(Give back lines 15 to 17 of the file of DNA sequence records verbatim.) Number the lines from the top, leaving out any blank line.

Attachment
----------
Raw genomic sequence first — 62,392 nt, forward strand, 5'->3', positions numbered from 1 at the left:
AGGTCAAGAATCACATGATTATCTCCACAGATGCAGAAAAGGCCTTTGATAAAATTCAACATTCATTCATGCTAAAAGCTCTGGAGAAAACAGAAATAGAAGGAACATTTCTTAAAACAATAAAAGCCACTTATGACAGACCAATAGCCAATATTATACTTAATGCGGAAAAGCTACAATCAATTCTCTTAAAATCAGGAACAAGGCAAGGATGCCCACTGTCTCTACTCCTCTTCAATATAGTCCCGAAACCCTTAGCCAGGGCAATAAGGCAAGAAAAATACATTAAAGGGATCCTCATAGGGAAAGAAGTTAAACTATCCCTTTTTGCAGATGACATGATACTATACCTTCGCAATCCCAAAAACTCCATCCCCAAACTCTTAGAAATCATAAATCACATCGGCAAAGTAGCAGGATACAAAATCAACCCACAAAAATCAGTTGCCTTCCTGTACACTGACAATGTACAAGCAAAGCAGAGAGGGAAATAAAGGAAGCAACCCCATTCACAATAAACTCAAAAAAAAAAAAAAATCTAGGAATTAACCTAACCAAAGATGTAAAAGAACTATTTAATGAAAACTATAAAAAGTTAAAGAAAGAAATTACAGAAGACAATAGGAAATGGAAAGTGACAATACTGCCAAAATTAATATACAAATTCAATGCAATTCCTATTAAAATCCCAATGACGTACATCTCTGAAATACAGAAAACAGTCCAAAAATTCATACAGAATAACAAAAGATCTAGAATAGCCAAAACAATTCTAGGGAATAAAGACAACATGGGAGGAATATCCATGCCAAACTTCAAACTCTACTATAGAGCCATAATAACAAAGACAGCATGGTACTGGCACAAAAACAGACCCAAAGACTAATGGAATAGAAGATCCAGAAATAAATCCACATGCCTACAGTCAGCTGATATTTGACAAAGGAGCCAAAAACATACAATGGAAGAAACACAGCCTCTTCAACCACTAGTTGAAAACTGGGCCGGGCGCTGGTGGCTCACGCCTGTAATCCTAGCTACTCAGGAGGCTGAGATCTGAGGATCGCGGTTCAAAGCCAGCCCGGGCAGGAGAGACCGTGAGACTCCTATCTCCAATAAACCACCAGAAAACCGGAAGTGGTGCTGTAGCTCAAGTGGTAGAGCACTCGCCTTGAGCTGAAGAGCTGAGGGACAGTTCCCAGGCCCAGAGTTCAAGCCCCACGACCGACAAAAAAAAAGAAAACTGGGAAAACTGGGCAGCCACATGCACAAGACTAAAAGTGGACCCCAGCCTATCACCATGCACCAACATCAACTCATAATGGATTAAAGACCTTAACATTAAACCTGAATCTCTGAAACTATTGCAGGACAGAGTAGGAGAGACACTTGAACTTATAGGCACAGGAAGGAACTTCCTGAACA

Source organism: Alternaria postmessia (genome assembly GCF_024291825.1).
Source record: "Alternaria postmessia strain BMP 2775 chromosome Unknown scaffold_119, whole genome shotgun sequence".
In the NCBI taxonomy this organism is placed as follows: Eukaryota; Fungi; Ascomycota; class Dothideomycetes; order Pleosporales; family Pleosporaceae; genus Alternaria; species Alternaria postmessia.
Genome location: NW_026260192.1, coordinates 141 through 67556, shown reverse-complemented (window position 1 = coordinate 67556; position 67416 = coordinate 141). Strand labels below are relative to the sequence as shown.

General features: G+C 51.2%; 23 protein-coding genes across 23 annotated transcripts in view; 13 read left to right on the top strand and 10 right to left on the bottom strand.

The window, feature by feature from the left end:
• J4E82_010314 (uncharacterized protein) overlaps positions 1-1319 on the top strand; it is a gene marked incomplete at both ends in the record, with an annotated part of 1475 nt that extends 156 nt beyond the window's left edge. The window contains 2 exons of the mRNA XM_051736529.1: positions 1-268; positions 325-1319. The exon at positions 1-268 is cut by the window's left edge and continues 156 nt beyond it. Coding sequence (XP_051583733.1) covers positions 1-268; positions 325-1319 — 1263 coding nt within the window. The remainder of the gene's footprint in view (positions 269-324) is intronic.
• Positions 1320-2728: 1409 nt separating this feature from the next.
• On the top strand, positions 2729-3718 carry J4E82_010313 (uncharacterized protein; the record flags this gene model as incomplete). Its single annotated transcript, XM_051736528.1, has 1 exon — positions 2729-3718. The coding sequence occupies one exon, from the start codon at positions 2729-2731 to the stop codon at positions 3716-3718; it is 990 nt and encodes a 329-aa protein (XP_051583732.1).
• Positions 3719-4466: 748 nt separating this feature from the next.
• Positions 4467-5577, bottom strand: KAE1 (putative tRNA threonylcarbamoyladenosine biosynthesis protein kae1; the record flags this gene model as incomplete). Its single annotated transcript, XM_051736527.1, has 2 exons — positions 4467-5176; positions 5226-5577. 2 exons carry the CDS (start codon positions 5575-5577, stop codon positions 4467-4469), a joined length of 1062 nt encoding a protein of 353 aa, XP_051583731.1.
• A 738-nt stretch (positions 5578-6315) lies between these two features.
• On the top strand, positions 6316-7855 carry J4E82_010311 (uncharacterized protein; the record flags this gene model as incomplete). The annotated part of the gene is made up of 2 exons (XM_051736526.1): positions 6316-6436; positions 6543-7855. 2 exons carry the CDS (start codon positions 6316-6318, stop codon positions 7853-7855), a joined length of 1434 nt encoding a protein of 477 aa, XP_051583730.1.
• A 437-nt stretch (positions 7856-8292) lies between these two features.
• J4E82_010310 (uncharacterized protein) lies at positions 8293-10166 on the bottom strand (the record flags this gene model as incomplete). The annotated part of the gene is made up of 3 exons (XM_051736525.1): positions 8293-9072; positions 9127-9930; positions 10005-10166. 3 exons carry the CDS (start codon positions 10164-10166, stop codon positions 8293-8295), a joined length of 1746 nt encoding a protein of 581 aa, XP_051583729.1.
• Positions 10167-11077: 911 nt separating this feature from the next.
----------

• On the top strand, positions 6316-7855 carry J4E82_010311 (uncharacterized protein; the record flags this gene model as incomplete). The annotated part of the gene is made up of 2 exons (XM_051736526.1): positions 6316-6436; positions 6543-7855. 2 exons carry the CDS (start codon positions 6316-6318, stop codon positions 7853-7855), a joined length of 1434 nt encoding a protein of 477 aa, XP_051583730.1.
• A 437-nt stretch (positions 7856-8292) lies between these two features.
• J4E82_010310 (uncharacterized protein) lies at positions 8293-10166 on the bottom strand (the record flags this gene model as incomplete). The annotated part of the gene is made up of 3 exons (XM_051736525.1): positions 8293-9072; positions 9127-9930; positions 10005-10166. 3 exons carry the CDS (start codon positions 10164-10166, stop codon positions 8293-8295), a joined length of 1746 nt encoding a protein of 581 aa, XP_051583729.1.